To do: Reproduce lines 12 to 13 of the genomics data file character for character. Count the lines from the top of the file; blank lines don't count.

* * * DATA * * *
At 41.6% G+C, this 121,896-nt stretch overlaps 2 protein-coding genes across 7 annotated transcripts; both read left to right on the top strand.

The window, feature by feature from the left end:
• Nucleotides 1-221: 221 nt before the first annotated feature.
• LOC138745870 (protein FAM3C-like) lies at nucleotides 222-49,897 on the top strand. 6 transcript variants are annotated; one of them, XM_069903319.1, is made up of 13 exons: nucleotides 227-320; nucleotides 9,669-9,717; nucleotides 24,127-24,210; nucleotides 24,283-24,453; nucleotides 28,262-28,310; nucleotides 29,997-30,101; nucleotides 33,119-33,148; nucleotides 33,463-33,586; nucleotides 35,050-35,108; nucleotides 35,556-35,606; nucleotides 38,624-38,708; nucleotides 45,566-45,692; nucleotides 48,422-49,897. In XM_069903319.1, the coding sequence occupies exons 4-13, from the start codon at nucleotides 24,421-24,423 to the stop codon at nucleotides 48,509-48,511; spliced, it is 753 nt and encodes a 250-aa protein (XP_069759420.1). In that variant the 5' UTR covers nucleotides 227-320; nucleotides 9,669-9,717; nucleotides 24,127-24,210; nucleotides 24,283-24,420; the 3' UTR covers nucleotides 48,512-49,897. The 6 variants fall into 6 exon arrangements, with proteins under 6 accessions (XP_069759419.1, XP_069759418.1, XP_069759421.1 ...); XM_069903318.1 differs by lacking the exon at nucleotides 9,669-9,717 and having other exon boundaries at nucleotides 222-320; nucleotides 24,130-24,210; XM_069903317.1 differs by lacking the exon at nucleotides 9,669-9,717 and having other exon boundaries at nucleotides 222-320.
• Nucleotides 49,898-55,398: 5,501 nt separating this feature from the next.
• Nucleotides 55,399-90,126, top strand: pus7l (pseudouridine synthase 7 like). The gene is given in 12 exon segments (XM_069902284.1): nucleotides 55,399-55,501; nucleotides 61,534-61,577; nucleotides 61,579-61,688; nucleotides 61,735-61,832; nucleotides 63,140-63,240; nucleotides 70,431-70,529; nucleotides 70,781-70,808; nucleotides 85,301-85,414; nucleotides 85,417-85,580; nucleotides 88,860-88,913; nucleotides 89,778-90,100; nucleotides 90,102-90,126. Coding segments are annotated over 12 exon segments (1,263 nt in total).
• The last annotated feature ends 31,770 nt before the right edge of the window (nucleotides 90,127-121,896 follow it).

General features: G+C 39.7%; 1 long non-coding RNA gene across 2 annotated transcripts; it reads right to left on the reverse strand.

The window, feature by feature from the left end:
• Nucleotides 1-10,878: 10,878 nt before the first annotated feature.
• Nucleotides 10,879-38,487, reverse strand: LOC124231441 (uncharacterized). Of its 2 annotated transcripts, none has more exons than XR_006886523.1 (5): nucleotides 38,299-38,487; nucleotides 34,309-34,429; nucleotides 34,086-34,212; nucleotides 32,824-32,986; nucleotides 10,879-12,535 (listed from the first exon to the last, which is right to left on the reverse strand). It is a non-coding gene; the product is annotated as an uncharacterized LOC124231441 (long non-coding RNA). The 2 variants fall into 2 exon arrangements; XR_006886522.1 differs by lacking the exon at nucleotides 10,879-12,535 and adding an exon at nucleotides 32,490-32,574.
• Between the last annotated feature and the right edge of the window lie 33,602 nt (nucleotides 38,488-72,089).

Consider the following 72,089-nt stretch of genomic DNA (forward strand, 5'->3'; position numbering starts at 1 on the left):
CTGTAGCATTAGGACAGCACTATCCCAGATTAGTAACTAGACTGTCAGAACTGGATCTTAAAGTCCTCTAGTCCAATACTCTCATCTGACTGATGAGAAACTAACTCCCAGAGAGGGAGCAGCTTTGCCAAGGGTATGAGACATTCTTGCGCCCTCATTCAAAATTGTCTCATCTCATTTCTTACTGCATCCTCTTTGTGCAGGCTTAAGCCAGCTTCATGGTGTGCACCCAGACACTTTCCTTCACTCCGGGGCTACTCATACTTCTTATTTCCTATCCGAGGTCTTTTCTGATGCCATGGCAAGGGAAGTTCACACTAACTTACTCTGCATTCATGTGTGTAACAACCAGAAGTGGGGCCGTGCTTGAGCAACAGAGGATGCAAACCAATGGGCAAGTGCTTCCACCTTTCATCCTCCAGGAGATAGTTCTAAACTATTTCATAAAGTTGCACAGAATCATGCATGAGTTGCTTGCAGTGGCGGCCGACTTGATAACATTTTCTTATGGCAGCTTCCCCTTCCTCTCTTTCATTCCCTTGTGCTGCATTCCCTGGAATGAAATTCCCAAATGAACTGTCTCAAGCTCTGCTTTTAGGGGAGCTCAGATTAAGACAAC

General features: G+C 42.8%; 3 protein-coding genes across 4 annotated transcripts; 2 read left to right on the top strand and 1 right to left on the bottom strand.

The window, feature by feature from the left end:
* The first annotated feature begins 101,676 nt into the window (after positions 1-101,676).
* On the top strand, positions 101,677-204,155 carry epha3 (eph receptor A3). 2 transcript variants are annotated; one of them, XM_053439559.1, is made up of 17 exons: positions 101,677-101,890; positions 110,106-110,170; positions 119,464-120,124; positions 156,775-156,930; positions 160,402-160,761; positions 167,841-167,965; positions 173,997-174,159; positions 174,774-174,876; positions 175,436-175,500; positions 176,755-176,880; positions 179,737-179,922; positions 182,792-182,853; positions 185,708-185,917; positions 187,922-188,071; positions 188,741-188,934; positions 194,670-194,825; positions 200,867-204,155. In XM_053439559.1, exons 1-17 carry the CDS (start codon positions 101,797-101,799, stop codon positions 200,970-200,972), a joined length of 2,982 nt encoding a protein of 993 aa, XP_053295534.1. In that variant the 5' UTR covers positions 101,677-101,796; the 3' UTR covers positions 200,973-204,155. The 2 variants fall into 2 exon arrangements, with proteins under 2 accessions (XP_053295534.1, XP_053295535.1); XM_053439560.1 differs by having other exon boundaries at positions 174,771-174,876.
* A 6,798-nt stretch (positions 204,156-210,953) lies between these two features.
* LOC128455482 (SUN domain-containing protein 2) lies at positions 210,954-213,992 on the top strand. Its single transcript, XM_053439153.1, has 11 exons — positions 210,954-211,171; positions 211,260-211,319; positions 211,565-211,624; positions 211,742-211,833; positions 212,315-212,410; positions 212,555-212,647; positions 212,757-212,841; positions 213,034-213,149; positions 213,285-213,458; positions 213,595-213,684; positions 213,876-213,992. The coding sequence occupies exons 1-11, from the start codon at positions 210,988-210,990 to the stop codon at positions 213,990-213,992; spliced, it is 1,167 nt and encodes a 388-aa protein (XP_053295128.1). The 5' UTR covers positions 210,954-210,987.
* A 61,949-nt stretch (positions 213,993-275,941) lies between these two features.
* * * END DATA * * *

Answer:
• Between the last annotated feature and the right edge of the window lie 33,602 nt (nucleotides 38,488-72,089).

Consider the following 72,089-nt stretch of genomic DNA (forward strand, 5'->3'; position numbering starts at 1 on the left):